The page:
The built-in function globals() returns a reference to the current global namespace dictionary. You can use it to access the objects in the global namespace. Here’s an example of what it looks like when the main program starts:

>>>
>>> type(globals())
<class 'dict'>

>>> globals()
{'__name__': '__main__', '__doc__': None, '__package__': None,
'__loader__': <class '_frozen_importlib.BuiltinImporter'>, '__spec__': None,
'__annotations__': {}, '__builtins__': <module 'builtins' (built-in)>}

As you can see, the interpreter has put several entries in globals() already. Depending on your Python version and operating system, it may look a little different in your environment. But it should be similar.

Now watch what happens when you define a variable in the global scope:

>>>
>>> x = 'foo'

>>> globals()
{'__name__': '__main__', '__doc__': None, '__package__': None,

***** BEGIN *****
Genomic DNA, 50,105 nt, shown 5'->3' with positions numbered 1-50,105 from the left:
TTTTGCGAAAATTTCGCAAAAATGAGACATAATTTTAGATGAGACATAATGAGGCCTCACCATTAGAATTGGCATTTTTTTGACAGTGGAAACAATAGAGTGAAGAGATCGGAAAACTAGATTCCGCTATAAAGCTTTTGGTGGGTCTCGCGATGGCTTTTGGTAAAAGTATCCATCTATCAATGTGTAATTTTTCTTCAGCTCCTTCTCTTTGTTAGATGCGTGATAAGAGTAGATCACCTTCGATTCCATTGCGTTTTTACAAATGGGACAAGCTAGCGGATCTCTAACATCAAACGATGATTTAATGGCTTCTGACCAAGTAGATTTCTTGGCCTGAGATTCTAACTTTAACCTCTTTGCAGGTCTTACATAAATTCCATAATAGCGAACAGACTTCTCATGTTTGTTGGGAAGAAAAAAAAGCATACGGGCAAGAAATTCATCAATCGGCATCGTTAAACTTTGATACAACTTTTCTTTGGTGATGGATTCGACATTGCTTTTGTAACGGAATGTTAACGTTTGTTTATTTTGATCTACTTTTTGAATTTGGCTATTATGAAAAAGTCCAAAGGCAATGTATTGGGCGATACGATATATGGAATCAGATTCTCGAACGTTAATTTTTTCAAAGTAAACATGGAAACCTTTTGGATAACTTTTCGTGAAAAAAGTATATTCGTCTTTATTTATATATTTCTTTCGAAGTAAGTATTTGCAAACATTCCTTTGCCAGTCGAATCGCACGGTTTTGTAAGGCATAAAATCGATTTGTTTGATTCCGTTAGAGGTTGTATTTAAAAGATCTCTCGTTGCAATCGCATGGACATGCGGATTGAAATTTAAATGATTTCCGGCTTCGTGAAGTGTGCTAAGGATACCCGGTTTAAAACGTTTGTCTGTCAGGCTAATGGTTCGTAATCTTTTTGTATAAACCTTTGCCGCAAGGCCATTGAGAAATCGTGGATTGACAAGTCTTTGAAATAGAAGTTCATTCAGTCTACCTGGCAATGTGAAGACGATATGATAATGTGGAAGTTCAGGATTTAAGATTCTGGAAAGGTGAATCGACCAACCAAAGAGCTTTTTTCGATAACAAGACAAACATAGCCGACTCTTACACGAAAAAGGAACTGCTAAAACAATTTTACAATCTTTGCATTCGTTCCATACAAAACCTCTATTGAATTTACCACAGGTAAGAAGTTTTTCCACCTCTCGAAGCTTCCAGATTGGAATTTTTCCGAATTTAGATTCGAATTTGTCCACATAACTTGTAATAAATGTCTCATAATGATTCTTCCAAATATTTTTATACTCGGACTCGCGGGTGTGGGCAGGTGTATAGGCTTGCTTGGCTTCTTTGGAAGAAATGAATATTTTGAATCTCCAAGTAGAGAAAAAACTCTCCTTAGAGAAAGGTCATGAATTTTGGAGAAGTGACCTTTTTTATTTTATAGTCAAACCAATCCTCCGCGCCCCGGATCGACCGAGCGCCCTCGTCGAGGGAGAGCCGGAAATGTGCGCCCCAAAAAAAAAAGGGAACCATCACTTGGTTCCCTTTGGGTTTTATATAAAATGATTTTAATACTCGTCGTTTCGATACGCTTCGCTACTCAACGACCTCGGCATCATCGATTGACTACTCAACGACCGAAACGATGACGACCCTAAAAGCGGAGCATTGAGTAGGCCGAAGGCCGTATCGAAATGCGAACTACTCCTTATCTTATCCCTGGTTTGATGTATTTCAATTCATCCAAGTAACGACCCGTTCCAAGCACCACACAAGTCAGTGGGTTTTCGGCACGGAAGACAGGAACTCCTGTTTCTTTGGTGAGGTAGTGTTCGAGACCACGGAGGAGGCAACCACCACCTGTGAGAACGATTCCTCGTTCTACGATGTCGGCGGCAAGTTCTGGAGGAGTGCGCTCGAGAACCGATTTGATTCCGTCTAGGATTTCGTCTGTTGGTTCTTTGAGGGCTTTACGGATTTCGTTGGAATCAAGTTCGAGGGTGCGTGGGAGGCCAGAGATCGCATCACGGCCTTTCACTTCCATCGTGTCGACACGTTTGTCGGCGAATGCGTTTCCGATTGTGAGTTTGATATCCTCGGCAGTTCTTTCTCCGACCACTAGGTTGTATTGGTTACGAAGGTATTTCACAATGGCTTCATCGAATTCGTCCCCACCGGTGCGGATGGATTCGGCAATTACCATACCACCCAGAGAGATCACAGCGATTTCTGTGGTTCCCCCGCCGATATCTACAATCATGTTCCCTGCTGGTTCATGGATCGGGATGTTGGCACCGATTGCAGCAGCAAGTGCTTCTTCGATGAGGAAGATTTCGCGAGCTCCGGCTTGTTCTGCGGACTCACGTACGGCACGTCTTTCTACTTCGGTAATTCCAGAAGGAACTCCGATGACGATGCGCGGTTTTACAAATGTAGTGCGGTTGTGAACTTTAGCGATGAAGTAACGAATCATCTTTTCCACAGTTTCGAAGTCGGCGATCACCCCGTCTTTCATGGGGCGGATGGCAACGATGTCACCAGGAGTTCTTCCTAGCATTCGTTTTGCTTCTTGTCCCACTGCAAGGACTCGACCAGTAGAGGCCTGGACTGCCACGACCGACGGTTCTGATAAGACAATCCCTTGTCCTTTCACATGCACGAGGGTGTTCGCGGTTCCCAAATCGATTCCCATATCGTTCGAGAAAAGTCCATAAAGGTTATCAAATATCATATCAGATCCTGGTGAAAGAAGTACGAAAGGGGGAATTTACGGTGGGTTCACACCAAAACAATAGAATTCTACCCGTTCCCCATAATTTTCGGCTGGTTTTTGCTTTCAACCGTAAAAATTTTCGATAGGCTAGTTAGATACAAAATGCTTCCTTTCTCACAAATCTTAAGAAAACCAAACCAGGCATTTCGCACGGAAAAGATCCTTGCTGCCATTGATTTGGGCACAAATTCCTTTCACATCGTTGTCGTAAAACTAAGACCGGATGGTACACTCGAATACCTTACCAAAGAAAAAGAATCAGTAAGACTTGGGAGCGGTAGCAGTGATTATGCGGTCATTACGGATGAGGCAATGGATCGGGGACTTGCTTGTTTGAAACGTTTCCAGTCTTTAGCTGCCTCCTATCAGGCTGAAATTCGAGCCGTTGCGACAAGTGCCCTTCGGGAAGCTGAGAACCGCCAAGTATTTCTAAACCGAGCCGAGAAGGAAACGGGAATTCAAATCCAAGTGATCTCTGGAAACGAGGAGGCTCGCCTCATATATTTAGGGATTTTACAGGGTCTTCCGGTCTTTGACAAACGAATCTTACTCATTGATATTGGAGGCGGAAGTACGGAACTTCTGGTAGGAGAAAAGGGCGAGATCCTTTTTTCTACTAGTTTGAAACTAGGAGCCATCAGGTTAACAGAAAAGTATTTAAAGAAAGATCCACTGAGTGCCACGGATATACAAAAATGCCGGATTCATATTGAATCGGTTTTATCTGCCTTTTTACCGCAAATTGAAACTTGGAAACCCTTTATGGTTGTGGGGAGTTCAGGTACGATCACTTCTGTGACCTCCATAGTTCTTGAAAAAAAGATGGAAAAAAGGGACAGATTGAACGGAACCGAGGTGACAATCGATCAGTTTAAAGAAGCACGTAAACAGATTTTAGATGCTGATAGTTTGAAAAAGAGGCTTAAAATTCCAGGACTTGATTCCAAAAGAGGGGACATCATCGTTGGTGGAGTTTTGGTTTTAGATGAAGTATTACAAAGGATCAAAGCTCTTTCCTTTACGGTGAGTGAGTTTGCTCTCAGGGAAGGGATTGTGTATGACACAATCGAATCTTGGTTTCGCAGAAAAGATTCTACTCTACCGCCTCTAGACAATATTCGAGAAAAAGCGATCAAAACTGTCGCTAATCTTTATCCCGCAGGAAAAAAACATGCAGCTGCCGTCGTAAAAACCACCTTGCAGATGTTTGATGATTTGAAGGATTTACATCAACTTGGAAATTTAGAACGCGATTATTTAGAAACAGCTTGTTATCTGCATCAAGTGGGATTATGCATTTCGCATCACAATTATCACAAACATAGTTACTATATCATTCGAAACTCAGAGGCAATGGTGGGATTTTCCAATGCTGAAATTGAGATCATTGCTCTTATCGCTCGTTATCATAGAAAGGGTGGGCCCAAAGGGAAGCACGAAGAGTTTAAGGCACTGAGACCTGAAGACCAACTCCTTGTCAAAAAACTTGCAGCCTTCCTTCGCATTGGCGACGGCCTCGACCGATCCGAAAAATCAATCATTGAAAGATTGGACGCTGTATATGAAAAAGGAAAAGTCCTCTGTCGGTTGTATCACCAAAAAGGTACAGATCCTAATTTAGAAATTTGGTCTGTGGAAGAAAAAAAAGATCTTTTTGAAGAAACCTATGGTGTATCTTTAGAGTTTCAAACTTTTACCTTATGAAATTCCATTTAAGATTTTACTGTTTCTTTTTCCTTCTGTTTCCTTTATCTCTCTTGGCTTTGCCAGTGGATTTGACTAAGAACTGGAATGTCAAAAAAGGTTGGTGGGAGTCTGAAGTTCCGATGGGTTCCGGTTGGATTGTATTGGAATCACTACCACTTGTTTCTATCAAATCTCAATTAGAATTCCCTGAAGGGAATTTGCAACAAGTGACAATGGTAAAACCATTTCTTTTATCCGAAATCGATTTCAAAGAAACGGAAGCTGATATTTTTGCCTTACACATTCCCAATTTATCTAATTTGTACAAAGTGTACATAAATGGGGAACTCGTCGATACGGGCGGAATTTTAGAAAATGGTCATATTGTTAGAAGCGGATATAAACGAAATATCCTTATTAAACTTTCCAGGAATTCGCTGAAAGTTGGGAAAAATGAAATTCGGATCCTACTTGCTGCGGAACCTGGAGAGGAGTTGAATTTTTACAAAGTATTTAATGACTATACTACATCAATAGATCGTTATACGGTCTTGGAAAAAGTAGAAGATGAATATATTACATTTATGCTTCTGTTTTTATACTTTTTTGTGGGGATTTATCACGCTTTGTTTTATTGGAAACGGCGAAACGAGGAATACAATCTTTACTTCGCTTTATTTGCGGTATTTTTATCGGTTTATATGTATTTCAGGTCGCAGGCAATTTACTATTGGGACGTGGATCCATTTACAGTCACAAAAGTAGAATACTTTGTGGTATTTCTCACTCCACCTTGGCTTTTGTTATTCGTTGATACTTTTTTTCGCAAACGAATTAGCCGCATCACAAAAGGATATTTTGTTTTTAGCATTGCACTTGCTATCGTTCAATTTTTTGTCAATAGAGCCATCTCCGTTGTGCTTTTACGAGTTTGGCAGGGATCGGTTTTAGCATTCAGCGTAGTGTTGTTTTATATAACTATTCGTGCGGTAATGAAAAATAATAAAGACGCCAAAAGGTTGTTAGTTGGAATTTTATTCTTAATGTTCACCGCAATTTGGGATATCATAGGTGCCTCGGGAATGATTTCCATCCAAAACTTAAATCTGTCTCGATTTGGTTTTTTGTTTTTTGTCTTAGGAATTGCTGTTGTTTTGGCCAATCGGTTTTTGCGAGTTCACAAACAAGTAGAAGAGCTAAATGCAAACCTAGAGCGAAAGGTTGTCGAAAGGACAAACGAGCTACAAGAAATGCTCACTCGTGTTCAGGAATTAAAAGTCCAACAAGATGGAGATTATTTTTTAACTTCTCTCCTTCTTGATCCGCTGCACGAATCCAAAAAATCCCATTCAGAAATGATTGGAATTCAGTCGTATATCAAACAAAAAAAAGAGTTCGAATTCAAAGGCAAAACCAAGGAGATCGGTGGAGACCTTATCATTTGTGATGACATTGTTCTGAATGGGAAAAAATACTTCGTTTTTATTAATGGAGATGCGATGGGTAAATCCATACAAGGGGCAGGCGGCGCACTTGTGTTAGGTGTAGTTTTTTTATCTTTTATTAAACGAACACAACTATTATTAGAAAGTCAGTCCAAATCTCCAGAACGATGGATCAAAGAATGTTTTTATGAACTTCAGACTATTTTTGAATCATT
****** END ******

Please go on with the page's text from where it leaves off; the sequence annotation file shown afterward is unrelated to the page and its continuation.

'__loader__': <class '_frozen_importlib.BuiltinImporter'>, '__spec__': None,
'__annotations__': {}, '__builtins__': <module 'builtins' (built-in)>,
'x': 'foo'}

After the assignment statement x = 'foo', a new item appears in the global namespace dictionary. The dictionary key is the object’s name, x, and the dictionary value is the object’s value, 'foo'.

You would typically access this object in the usual way, by referring to its symbolic name, x. But you can also access it indirectly through the global namespace dictionary:

>>>
 1>>> x
 2'foo'
 3>>> globals()['x']
 4'foo'
 5
 6>>> x is globals()['x']
 7True

The is comparison on line 6 confirms that these are in fact the same object.

You can create and modify entries in the global namespace using the globals() function as well:

>>>
 1>>> globals()['y'] = 100
 2